Plan B you ask? Well, a brief background on what happened is that originally we are to fly to Taiwan, then the PH-TW sea row happened. Least to say, we got scared that some overly zealous TW citizen would maul us to submission. So thanks to Air Asia/Zest Air we got cheap tickets to Kota Kinabalu instead. Gotta love the budget airlines!
Going back, my first impression on Kota Kinabalu is that it’s a place to go to if you want a slower pace, less busy, and less cluttered trip. It’s not as developed as the likes of Seoul or Osaka, but it’s Malaysia’s hidden gem. The streets are not crowded, motorists follow the rules, the places to visit are just 15 minutes walk between each other, and people are great because some are actually Filipinos who understand the language hence communication is a lot easier than traveling to China.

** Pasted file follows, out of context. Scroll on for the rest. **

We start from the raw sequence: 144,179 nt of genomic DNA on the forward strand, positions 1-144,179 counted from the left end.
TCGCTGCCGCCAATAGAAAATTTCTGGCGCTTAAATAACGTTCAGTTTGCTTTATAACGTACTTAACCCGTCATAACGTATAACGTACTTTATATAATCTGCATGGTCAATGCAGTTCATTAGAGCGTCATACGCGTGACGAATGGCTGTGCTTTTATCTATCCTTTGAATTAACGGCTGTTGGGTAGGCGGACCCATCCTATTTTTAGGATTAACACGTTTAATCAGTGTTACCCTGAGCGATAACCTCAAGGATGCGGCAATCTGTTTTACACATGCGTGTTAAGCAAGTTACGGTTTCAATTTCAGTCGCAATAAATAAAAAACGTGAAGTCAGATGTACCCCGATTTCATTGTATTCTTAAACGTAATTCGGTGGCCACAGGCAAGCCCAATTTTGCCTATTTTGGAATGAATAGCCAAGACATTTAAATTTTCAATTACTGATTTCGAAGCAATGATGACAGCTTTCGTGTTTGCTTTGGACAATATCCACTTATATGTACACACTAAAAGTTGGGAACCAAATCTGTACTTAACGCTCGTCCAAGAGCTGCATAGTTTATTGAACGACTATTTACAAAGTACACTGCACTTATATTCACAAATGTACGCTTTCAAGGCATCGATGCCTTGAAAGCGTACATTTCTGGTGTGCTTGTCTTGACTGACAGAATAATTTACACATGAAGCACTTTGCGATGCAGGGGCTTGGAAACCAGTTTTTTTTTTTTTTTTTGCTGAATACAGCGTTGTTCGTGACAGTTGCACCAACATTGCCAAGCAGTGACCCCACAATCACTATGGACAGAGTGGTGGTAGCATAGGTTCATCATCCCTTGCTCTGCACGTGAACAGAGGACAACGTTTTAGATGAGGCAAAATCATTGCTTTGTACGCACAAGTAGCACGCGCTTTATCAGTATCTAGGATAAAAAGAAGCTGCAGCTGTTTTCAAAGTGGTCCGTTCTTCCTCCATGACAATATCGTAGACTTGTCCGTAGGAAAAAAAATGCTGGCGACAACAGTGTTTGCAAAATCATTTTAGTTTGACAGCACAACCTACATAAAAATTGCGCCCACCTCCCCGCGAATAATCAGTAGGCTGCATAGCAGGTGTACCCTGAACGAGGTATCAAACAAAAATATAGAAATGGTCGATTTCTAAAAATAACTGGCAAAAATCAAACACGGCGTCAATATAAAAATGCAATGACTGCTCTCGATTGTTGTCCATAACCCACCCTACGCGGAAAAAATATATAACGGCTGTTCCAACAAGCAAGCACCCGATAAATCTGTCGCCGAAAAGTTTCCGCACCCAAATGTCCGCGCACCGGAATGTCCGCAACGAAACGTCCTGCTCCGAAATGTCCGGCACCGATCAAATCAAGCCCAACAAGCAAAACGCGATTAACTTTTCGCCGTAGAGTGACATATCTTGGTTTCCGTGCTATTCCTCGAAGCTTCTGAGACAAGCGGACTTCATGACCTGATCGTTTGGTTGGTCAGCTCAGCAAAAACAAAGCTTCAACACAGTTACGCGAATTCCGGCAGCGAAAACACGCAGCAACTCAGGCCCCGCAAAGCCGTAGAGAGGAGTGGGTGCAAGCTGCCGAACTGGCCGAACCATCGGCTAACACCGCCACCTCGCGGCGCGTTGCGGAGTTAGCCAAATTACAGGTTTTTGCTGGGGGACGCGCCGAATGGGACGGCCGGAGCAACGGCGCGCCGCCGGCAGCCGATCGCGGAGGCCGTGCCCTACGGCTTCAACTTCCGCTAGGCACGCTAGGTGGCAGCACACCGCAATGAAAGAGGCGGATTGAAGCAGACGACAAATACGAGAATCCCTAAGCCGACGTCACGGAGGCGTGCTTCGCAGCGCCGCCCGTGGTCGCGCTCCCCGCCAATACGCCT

There are a lot of interesting photographic subjects as well. Since Kota Kinabalu, like Kuala Lumpur, is also a melting pot of different racial cultures. It’s a breath of fresh air to observe how people of different races interact with each other, and how foreign tourists are comfortable in blending in as well.
There are a lot of sights to see in the next few days, but tomorrow, we’re off to the mysterious country that is Brunei. On Sunday/Monday we finally get to see the waters off Sabah, so that should be exciting as well.
Till then! #
Just like that, summer was over.
It had been a good summer in a long while, in which I found myself visiting the best beach paradise in the Philippines: El Nido. But that trip is another topic for another time. This time, on an almost rainy day in the Metro Manila in June, me and my friends went to the beach before the Rainy Monsoon season officially starts.